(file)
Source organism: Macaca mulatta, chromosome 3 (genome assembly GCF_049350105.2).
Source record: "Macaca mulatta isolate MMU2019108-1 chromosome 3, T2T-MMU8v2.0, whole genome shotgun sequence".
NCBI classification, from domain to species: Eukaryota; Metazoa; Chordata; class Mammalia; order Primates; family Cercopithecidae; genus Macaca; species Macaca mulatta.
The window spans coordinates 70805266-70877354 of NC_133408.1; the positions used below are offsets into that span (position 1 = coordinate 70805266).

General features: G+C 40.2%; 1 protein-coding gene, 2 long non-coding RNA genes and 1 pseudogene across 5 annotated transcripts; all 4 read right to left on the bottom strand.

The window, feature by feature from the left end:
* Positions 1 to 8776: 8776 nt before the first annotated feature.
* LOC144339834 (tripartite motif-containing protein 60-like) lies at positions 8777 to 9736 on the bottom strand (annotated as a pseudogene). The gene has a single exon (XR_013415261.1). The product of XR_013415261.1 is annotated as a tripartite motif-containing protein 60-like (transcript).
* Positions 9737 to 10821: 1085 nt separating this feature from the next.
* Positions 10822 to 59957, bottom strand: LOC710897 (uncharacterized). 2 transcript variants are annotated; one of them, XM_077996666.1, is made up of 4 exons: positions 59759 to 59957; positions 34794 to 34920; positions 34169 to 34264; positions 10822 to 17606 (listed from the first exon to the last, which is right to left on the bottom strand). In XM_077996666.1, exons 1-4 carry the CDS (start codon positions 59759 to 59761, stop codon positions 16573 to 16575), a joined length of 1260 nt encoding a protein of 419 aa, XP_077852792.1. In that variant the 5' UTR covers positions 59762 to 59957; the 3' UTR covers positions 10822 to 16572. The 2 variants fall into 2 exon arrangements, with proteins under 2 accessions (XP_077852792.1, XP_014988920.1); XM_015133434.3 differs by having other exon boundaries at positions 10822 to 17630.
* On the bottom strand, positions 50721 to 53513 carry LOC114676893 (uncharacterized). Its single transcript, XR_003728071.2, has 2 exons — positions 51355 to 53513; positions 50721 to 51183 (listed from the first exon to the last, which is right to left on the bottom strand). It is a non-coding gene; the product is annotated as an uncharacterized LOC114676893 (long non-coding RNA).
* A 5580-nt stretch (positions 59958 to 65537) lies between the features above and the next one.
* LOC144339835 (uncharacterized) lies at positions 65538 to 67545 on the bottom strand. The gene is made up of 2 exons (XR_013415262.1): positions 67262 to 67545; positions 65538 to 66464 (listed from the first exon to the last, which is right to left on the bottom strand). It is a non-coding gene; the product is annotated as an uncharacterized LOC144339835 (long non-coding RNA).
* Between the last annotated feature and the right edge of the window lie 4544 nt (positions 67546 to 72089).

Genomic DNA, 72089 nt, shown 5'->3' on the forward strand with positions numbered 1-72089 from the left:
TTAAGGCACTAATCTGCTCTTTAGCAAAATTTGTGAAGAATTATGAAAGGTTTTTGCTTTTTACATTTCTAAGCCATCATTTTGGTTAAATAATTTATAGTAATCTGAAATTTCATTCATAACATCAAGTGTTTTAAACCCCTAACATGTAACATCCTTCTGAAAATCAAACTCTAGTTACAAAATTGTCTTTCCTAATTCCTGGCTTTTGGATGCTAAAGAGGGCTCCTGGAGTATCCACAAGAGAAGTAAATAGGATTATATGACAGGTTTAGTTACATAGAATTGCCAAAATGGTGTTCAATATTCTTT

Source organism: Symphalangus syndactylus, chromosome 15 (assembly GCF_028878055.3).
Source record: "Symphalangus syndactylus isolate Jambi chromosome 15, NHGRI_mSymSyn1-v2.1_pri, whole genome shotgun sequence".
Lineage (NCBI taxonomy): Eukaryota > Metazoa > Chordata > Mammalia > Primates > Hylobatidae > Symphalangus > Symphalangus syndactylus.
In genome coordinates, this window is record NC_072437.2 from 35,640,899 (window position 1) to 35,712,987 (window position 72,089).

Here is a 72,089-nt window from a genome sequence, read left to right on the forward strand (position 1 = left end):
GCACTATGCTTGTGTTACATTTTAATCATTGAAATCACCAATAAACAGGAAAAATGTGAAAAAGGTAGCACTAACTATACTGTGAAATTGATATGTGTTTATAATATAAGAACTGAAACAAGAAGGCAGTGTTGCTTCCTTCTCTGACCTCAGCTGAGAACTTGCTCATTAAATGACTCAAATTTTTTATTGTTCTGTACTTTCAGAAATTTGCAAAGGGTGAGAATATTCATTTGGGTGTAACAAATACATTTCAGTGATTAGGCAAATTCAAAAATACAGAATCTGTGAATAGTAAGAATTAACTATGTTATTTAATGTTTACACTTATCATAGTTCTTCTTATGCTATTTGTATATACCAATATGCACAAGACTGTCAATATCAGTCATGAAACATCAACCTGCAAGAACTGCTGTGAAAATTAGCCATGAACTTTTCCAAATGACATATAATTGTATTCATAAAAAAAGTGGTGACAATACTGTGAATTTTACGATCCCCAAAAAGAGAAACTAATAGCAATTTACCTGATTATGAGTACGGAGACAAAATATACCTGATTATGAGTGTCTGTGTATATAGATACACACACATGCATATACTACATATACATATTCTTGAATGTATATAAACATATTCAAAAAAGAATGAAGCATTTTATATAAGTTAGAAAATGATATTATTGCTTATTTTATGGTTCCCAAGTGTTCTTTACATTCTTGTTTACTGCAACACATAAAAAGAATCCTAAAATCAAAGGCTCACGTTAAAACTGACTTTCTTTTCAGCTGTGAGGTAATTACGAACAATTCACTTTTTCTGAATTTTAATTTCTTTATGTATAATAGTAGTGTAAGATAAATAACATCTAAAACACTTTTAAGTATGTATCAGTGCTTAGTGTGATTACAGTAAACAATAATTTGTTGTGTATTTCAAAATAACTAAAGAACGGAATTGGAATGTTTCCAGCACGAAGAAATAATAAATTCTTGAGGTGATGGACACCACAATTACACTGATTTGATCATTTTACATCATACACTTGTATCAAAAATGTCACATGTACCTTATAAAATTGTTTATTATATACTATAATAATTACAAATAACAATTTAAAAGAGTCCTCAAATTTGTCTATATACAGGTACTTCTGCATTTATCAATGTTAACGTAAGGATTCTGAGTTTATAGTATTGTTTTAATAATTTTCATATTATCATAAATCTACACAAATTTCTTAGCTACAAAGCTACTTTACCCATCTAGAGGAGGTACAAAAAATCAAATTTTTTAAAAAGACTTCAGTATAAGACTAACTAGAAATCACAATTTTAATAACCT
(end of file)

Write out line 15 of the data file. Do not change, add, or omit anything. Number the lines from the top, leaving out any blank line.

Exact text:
Genomic DNA, 72089 nt, shown 5'->3' on the forward strand with positions numbered 1-72089 from the left: